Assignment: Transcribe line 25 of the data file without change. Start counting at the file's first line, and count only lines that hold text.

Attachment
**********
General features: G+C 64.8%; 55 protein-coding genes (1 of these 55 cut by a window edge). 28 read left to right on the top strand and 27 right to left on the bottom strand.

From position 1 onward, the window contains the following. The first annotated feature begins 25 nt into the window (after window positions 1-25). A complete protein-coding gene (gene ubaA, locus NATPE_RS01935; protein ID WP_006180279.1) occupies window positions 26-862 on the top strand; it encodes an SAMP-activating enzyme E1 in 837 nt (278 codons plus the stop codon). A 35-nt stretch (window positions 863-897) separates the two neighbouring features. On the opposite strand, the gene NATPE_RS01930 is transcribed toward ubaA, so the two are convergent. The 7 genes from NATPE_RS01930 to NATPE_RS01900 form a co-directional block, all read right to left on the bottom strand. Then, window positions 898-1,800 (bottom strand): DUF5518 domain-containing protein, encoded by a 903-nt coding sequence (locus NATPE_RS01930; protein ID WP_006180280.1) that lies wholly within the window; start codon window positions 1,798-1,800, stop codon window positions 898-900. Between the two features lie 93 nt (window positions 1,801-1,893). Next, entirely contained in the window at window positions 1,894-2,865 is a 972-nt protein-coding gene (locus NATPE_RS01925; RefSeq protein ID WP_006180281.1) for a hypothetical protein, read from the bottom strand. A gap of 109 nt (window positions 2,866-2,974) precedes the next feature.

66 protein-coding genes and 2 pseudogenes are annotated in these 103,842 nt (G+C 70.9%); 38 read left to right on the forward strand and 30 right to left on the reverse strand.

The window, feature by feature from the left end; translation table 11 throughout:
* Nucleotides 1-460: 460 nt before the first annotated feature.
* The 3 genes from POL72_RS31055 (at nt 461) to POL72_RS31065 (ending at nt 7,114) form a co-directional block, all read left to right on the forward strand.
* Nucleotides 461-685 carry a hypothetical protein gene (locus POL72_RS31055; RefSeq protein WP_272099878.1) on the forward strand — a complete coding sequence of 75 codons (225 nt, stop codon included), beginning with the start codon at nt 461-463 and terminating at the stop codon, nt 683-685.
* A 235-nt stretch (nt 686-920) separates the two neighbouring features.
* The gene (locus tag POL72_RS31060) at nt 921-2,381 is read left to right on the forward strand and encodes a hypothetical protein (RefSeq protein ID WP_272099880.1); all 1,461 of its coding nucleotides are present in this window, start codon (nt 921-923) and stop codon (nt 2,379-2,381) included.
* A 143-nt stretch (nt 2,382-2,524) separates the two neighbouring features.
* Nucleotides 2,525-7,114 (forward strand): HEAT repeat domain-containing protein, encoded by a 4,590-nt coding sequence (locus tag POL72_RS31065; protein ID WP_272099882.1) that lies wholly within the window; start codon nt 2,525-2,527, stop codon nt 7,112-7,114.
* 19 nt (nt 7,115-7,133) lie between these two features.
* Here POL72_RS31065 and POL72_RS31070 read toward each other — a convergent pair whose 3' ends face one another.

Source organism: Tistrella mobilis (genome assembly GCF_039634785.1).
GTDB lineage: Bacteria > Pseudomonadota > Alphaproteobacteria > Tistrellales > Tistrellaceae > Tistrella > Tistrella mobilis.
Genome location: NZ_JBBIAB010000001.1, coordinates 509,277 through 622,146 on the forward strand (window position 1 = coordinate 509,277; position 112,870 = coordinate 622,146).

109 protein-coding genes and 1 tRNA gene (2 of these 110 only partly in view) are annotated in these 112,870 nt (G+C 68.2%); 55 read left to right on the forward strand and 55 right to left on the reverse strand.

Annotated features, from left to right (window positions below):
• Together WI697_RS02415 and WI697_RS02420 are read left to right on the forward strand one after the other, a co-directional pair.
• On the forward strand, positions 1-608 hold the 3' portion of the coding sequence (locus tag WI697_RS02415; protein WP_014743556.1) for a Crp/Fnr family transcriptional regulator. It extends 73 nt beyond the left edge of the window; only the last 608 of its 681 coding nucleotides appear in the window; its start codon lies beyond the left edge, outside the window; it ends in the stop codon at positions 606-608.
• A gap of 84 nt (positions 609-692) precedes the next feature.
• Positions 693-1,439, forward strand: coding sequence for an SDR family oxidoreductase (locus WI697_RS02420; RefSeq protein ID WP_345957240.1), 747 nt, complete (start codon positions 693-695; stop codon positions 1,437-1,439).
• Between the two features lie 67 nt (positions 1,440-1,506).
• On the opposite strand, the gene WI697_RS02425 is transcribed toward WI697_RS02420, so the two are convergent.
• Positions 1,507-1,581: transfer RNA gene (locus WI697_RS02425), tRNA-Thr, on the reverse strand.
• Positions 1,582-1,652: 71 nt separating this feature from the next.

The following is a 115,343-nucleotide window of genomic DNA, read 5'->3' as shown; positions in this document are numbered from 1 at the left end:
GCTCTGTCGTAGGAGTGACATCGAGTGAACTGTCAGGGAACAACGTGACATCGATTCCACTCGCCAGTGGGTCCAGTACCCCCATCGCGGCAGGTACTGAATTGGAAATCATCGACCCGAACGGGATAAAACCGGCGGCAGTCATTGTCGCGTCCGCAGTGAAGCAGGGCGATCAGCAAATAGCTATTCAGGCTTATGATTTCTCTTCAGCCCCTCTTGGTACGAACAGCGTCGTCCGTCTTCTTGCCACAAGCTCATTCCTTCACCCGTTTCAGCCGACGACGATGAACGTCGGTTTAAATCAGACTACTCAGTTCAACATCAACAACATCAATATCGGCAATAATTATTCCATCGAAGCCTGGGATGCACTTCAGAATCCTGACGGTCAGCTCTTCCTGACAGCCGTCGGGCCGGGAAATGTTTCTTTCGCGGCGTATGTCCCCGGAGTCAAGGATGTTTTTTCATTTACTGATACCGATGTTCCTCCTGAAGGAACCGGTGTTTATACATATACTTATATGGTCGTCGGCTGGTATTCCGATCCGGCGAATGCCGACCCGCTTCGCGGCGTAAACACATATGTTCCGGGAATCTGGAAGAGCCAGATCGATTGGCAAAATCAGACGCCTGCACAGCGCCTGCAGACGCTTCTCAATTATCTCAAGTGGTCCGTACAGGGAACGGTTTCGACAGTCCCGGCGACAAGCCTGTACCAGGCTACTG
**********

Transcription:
• Positions 1,507-1,581: transfer RNA gene (locus WI697_RS02425), tRNA-Thr, on the reverse strand.